THE number of people in Oxfordshire being trained to use life-saving equipment has soared thanks to an Oxford Mail-backed campaign.
Senior ambulance boss Dick Tracey said he has trained more than 400 people how to use defibrillators since we published his appeal for more machines to be installed in the county last month.
He had trained 600 people in the first six months of the year.
It comes as communities came forward to install 23 more defibrillators – treble the number usually expected each month.
The units – which anyone can use to shock the heart back to life – are seen as crucial for rural areas, which ambulances take longer to get to.
They can be used without training but Mr Tracey, South Central Ambulance Service (SCAS) divisional responder manager, said it gives people more confidence.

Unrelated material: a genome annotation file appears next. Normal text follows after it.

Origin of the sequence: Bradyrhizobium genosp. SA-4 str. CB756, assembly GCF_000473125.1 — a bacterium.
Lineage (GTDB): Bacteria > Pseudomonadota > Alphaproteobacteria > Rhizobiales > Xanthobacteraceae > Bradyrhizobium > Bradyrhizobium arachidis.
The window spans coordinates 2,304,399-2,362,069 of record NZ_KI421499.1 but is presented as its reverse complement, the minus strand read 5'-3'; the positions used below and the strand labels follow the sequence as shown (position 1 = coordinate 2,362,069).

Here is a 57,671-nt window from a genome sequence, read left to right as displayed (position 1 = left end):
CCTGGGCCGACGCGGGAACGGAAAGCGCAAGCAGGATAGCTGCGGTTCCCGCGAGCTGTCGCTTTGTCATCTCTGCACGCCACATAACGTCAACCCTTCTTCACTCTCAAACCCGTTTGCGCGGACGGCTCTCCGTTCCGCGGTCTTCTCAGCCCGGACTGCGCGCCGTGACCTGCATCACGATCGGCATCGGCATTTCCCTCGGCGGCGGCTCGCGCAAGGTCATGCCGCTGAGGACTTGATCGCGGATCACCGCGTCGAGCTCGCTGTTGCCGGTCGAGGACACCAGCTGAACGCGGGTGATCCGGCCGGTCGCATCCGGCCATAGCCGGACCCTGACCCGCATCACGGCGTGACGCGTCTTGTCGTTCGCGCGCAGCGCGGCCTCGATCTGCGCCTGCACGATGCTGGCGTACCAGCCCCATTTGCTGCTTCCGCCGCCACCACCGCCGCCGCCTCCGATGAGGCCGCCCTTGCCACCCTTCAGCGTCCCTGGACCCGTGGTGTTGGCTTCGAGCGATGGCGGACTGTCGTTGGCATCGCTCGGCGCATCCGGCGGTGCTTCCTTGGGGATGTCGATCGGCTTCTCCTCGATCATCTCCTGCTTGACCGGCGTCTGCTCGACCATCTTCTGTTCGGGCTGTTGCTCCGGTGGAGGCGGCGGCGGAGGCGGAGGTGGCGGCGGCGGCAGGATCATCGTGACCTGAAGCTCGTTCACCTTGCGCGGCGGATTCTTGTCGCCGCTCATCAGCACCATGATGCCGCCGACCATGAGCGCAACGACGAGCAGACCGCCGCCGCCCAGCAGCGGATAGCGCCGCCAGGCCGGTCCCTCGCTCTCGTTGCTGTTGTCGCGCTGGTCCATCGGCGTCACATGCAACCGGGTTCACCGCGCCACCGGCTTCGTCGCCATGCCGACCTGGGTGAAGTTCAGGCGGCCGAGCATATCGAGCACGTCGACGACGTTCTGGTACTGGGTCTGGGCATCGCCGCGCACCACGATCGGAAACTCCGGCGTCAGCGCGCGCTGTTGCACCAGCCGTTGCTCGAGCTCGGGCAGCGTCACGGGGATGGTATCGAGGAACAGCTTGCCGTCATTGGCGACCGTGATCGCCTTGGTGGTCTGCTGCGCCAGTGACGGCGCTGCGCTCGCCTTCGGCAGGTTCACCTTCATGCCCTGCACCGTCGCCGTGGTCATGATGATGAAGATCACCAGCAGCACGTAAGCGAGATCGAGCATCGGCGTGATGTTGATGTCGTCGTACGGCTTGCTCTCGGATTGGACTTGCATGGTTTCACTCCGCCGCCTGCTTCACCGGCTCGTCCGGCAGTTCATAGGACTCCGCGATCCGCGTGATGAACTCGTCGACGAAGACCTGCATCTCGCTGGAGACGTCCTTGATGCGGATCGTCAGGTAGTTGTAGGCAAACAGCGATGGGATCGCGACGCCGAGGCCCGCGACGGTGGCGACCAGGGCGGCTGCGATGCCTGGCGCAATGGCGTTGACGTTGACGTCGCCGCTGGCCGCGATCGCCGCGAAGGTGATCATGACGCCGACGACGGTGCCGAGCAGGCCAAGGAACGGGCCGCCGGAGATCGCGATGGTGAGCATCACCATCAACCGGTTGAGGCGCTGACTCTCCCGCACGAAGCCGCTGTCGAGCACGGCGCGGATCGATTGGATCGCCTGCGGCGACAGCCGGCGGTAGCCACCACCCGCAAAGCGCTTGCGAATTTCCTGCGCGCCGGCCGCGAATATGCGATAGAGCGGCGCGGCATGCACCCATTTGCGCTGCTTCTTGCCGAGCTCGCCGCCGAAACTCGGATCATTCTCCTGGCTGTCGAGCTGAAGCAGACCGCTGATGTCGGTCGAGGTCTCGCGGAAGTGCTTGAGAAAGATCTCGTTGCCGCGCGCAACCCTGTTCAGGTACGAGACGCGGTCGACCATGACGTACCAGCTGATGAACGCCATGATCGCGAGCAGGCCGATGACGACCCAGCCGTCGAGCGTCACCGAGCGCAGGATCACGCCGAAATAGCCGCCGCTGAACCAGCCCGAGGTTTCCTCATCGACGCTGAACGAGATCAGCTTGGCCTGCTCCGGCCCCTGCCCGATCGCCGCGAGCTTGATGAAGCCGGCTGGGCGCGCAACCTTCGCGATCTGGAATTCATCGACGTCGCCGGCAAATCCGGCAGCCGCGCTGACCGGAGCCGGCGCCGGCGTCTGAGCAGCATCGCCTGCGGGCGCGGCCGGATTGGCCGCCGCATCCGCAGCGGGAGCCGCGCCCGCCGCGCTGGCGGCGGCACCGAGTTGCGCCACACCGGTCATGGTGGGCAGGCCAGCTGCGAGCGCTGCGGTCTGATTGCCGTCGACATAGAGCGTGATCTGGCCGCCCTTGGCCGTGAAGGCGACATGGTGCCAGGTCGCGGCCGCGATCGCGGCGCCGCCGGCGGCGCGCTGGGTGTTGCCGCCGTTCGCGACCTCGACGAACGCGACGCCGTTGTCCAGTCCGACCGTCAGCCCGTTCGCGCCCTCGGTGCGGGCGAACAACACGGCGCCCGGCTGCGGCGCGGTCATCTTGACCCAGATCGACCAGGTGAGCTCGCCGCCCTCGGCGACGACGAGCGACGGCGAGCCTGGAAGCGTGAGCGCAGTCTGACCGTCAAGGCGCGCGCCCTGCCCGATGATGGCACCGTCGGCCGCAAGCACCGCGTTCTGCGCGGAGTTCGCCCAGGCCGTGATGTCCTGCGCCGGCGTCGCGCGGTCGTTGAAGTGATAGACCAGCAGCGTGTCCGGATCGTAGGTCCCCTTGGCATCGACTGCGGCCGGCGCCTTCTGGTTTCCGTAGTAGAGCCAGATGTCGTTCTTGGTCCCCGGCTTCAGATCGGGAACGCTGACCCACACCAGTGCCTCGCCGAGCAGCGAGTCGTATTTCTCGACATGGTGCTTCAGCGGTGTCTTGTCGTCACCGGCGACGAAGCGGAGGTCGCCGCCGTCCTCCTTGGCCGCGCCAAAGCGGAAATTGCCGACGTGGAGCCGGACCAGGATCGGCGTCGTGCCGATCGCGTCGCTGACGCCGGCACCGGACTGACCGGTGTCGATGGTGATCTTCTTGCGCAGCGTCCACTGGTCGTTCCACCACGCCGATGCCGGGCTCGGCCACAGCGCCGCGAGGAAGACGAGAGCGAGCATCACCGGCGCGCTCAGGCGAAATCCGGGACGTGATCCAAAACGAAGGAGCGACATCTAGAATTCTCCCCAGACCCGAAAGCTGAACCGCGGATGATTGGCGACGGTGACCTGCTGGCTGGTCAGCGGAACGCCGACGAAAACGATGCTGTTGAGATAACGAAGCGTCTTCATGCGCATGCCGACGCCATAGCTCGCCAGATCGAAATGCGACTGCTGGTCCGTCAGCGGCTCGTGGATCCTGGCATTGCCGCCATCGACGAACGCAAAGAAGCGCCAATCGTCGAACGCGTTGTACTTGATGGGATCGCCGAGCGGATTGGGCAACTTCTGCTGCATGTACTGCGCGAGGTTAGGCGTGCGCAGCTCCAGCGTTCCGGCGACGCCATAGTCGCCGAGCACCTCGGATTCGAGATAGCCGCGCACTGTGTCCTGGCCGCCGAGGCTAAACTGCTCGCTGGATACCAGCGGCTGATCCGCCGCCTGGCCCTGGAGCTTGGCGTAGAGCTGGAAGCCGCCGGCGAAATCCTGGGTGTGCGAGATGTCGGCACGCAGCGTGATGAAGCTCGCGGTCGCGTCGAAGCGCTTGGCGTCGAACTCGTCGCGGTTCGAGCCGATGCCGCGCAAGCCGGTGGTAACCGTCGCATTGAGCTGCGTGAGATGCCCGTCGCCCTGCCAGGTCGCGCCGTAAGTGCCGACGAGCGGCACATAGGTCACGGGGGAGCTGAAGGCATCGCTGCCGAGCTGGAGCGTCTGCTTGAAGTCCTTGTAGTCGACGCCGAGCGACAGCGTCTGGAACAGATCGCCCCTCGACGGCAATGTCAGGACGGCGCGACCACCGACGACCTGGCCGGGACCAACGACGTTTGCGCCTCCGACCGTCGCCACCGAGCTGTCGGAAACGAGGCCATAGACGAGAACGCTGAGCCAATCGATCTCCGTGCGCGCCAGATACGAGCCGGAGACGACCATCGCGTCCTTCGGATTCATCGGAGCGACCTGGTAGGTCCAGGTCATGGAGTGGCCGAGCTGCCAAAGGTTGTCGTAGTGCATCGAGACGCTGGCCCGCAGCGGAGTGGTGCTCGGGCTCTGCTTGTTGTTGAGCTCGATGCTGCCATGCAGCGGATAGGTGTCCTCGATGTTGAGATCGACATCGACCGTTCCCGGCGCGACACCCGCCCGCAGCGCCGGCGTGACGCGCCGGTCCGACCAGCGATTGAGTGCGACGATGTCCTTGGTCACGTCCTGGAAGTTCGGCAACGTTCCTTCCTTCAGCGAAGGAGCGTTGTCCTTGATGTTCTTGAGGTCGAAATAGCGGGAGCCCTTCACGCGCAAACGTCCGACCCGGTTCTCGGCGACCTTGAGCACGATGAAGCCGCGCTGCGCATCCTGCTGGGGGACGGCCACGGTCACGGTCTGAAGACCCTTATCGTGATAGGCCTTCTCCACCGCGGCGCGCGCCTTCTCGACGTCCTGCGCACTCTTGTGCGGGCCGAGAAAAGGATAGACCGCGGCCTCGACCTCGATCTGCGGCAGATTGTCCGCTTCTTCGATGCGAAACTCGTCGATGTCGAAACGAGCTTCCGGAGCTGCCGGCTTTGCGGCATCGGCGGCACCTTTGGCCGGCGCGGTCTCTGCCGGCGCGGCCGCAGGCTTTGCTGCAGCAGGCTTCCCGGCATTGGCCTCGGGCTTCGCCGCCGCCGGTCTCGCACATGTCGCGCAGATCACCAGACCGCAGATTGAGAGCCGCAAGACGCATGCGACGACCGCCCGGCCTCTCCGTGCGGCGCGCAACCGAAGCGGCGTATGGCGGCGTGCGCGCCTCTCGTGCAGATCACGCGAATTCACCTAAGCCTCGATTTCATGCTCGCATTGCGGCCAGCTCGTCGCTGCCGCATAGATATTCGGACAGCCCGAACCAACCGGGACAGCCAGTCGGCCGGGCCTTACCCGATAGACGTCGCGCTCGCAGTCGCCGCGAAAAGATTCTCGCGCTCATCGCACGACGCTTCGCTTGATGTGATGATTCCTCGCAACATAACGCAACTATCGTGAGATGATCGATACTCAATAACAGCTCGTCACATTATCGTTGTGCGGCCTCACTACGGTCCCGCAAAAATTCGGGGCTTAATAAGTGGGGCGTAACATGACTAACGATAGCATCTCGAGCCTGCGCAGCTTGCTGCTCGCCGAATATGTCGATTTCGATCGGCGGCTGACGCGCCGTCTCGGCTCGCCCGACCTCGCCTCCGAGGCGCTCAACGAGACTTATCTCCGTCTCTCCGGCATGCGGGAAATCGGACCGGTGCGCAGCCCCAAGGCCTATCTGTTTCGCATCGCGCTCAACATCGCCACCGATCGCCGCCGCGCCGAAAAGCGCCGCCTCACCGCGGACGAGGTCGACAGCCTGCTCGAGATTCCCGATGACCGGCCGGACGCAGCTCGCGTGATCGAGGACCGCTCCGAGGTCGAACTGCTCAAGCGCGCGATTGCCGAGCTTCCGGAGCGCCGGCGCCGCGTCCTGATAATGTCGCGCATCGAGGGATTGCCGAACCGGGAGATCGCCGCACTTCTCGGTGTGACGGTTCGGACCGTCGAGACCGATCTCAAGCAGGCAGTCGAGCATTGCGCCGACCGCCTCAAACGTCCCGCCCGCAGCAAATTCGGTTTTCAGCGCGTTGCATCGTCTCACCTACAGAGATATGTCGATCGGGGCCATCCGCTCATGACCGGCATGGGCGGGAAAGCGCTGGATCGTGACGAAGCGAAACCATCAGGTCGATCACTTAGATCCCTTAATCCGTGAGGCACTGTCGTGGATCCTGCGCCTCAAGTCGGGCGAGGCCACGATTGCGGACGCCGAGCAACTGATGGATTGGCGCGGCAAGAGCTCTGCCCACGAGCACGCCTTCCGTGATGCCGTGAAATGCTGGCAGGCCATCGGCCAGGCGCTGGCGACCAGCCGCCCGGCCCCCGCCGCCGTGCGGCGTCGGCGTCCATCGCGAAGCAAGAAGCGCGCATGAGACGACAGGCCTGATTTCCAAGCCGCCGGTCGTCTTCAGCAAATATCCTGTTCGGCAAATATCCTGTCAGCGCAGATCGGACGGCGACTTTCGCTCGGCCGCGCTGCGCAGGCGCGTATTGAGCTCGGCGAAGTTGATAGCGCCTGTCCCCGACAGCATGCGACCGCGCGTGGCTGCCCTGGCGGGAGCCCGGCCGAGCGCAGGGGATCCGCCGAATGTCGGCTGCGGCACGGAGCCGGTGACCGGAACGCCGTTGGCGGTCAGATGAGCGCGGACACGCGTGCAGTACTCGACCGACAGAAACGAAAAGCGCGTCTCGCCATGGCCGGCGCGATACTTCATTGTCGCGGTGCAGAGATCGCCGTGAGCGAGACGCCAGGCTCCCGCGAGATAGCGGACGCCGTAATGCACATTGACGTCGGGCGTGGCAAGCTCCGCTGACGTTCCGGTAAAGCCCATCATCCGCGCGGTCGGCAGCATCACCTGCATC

He said: “The number of people who want training has shot up because of the Oxford Mail campaign. We’re teaching people how to do CPR, put them in the recovery position and use the defibrillators.
“They are skills they can take around the country, whether they’re out shopping, or abroad on holiday. If someone collapses then they have the confidence and training to use the machines.”
Last month Mr Tracey appealed for help to boost defibrillator numbers from 120 to 320 by May next year so nobody in Oxfordshire is more than 10 minutes from one.
He said the number of enquiries trebled in the month after the Oxford Mail backed his campaign.
Among those who responded was Martin Johnson, who runs the village shop in East Hendred, near Wantage, and Kay Shortland, who has raised £5,700 for three devices in Milton-under-Wychwood, west Oxfordshire.
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